Recurrent de novo point mutations in lamin A cause Hutchinson–Gilford progeria syndrome

@article{Eriksson2003RecurrentDN,
  title={Recurrent de novo point mutations in lamin A cause Hutchinson–Gilford progeria syndrome},
  author={Maria Eriksson and William Ted Brown and Leslie B Gordon and Michael W. Glynn and Joel Singer and Laura J. Scott and Michael R. Erdos and Christiane M. Robbins and Tracy Y. Moses and Peter Berglund and Amalia S Dutra and Evgenia Pak and Sandra Durkin and Antonei B Csoka and Michael Boehnke and Thomas W. Glover and Francis S. Collins},
  journal={Nature},
  year={2003},
  volume={423},
  pages={293-298}
}
Hutchinson–Gilford progeria syndrome (HGPS) is a rare genetic disorder characterized by features reminiscent of marked premature ageing. [...] Key Result Sequencing of LMNA, located in this interval and previously implicated in several other heritable disorders, revealed that 18 out of 20 classical cases of HGPS harboured an identical de novo (that is, newly arisen and not inherited) single-base substitution, G608G(GGC > GGT), within exon 11.Expand
Paternal origin of LMNA mutations in Hutchinson–Gilford progeria
TLDR
It is shown that G608G mutation responsible for the majority of cases of HGPS arises in the paternal germline, and an advanced paternal age in the fathers of affected individuals is confirmed. Expand
Homozygous missense mutation in the lamin A/C gene causes autosomal recessive Hutchinson-Gilford progeria syndrome
TLDR
It is reported that heterozygous, recurrent de novo point mutations in the lamin A/C gene, a component of the filamentous meshwork of the nuclear lamina, caused Hutchinson-Gilford progeria syndrome. Expand
Hutchinson–Gilford progeria syndrome
TLDR
The discovery of the HGPS mutations brings the total number of diseases caused by mutant Lmna to nine, underscoring the astonishing spectrum of laminopathies. Expand
Compound heterozygous ZMPSTE24 mutations reduce prelamin A processing and result in a severe progeroid phenotype
TLDR
A genetic cause has now been implicated following the identification of de novo heterozygous mutations in the LMNA gene in the majority of HGPS patients, which is an extremely rare but devastating disorder that mimics premature aging. Expand
Increased progerin expression associated with unusual LMNA mutations causes severe progeroid syndromes
TLDR
Two patients with extraordinarily severe forms of progeria caused by unusual mutations in LMNA are presented, and farnesyltransferase inhibitors may prove to be useful even when progerin expression levels are higher than those in typical HGPS patients. Expand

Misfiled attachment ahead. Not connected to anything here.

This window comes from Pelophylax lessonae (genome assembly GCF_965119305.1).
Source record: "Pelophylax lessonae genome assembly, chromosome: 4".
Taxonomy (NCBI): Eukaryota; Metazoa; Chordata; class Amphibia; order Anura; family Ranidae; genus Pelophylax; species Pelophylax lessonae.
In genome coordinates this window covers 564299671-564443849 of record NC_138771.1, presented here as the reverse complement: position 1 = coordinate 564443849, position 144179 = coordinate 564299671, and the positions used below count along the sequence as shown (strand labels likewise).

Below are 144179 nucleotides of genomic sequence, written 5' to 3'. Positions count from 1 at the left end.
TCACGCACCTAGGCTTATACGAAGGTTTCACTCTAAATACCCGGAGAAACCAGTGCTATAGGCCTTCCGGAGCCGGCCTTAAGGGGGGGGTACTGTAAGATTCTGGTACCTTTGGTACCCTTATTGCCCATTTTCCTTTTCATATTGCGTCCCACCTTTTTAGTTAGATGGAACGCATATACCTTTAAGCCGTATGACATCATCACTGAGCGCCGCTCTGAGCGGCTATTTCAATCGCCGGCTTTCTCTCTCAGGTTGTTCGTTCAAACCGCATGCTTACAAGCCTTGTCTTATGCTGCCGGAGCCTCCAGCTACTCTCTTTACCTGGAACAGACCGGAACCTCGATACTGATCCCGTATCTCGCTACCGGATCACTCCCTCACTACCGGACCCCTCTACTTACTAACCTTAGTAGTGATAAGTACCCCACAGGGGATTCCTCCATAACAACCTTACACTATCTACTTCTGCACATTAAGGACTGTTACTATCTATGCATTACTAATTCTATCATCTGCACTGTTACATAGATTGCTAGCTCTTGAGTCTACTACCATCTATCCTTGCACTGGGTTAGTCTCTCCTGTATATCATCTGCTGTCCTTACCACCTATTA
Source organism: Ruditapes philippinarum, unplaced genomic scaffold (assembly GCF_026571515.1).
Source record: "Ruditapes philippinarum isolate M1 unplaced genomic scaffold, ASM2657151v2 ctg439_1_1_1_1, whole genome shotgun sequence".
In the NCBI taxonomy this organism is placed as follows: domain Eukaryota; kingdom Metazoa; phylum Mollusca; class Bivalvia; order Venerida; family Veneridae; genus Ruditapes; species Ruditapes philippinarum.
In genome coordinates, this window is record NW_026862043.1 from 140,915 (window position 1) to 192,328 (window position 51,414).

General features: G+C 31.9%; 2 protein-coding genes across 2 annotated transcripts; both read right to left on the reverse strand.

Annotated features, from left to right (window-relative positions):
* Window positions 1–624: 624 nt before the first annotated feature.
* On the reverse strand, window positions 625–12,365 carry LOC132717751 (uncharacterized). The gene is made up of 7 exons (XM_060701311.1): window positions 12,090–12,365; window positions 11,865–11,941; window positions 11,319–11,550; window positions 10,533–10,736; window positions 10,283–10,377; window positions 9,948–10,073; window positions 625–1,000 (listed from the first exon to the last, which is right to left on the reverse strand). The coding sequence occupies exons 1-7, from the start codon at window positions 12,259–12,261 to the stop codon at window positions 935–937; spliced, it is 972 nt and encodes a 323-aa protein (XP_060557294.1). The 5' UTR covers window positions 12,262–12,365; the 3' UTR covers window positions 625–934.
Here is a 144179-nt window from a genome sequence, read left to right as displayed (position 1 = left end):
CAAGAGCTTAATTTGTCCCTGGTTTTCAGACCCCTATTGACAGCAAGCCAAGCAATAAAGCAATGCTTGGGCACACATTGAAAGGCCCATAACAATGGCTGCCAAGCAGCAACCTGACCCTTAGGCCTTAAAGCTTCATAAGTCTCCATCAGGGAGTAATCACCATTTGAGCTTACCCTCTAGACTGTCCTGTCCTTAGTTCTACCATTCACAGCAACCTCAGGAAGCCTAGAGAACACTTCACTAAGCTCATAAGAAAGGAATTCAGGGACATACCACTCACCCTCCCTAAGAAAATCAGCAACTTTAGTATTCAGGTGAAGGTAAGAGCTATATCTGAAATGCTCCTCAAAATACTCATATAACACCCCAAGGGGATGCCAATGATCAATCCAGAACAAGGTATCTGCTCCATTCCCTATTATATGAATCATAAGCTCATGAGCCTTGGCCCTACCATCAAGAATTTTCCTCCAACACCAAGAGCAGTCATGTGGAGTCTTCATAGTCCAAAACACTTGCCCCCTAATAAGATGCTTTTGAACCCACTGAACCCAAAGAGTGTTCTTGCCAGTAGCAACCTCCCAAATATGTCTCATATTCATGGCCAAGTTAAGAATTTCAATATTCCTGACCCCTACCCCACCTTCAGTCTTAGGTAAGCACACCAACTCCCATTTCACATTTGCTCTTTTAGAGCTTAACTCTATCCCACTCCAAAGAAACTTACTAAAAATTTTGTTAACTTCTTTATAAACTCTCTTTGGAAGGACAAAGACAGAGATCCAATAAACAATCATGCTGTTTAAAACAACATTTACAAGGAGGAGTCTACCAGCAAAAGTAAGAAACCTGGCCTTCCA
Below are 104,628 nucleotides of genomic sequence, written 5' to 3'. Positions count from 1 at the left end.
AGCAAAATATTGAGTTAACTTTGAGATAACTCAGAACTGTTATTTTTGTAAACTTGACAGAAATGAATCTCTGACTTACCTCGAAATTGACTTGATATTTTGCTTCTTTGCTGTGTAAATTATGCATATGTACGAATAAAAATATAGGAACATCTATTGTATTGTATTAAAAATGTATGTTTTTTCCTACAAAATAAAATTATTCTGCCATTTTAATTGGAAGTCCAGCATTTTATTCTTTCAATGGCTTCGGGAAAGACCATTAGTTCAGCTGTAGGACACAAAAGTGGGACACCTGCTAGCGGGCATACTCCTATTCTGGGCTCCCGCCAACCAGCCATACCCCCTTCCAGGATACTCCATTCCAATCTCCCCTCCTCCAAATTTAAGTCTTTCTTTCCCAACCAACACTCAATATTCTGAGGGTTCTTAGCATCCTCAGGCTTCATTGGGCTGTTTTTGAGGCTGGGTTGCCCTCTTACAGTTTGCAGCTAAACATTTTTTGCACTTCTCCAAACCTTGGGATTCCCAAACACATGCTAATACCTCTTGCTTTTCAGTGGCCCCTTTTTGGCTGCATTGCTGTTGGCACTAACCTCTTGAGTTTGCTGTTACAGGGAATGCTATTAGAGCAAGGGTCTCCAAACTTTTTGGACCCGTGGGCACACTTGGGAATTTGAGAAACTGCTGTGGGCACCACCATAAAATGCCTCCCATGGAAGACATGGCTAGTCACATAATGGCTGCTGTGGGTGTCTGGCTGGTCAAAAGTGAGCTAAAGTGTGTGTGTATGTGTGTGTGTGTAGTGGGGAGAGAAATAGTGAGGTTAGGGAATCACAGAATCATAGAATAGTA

Compound heterozygosity for mutations in LMNA causes a progeria syndrome without prelamin A accumulation.
TLDR
A critical role for the C-terminal globular lamin A/C region in nuclear structure is suggested and support a major contribution of abnormal assembly to the progeroid phenotype is supported. Expand
An inherited LMNA gene mutation in atypical Progeria syndrome
TLDR
The observation of a non‐consanguineous Moroccan patient presenting with atypical progeria is discussed and the molecular studies showed the heterozygous mutation c.412G>A (p.Gly608Gly) of the LMNA gene, previously reported as a de novo mutation, was inherited from the apparently healthy father who showed a somatic cell mosaicism. Expand
RISK FACTORS, PREVALENCE AND DIAGNOSIS OF HUTCHISON GILFORD SYNDROME WITH SPECIAL REFERENCE TO CASE REPORTS
TLDR
There is presently no effective therapy is available for Hutchinson-Gilford progeria syndrome (HGPS), but, it is essential to monitor carefully cardiovascular and cerebrovascular disease. Expand
Hutchinson-Gilford progeria syndrome
TLDR
Recent studies have shown that blocking famesylation of progerin via the use of farnesyltransferase inhibitors can reduce nuclear blebbing and thus HGPS pathogenicity and pharmacological targeting to correct cellular phenotypes associated with HGPS could be utilized in the future for therapeutic intervention. Expand
Le syndrome de hutchinson-gilford (PROGERIA) : analyse clinique et moléculaire chez une patiente d'origine africaine
TLDR
A 12 year-old-girl African patient with HGPS, in whom the p.Gly608Gly heterozygous disease-causing mutation was found, is reported here. Expand
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